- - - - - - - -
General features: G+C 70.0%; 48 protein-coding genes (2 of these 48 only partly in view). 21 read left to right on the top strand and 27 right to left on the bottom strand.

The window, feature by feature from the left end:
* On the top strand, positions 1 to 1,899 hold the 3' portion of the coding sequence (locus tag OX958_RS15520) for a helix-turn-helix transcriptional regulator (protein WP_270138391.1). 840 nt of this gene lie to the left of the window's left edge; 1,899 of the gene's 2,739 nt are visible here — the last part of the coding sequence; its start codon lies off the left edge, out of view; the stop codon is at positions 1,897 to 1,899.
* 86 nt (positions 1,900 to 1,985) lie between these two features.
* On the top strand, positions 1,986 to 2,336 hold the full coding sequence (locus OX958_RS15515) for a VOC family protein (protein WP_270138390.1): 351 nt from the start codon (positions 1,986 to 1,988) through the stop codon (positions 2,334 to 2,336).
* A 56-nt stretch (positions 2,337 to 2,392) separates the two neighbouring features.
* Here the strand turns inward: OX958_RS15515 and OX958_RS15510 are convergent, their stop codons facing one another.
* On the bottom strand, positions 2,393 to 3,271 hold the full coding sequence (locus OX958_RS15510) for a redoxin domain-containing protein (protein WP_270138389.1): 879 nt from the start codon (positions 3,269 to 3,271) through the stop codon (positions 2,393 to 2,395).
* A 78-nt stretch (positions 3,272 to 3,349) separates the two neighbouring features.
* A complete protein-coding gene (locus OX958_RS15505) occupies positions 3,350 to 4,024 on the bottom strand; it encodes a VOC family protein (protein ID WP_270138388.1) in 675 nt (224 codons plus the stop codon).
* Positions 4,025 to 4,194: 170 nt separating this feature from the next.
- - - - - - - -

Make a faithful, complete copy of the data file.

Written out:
General features: G+C 70.0%; 48 protein-coding genes (2 of these 48 only partly in view). 21 read left to right on the top strand and 27 right to left on the bottom strand.

The window, feature by feature from the left end:
* On the top strand, positions 1 to 1,899 hold the 3' portion of the coding sequence (locus tag OX958_RS15520) for a helix-turn-helix transcriptional regulator (protein WP_270138391.1). 840 nt of this gene lie to the left of the window's left edge; 1,899 of the gene's 2,739 nt are visible here — the last part of the coding sequence; its start codon lies off the left edge, out of view; the stop codon is at positions 1,897 to 1,899.
* 86 nt (positions 1,900 to 1,985) lie between these two features.
* On the top strand, positions 1,986 to 2,336 hold the full coding sequence (locus OX958_RS15515) for a VOC family protein (protein WP_270138390.1): 351 nt from the start codon (positions 1,986 to 1,988) through the stop codon (positions 2,334 to 2,336).
* A 56-nt stretch (positions 2,337 to 2,392) separates the two neighbouring features.
* Here the strand turns inward: OX958_RS15515 and OX958_RS15510 are convergent, their stop codons facing one another.
* On the bottom strand, positions 2,393 to 3,271 hold the full coding sequence (locus OX958_RS15510) for a redoxin domain-containing protein (protein WP_270138389.1): 879 nt from the start codon (positions 3,269 to 3,271) through the stop codon (positions 2,393 to 2,395).
* A 78-nt stretch (positions 3,272 to 3,349) separates the two neighbouring features.
* A complete protein-coding gene (locus OX958_RS15505) occupies positions 3,350 to 4,024 on the bottom strand; it encodes a VOC family protein (protein ID WP_270138388.1) in 675 nt (224 codons plus the stop codon).
* Positions 4,025 to 4,194: 170 nt separating this feature from the next.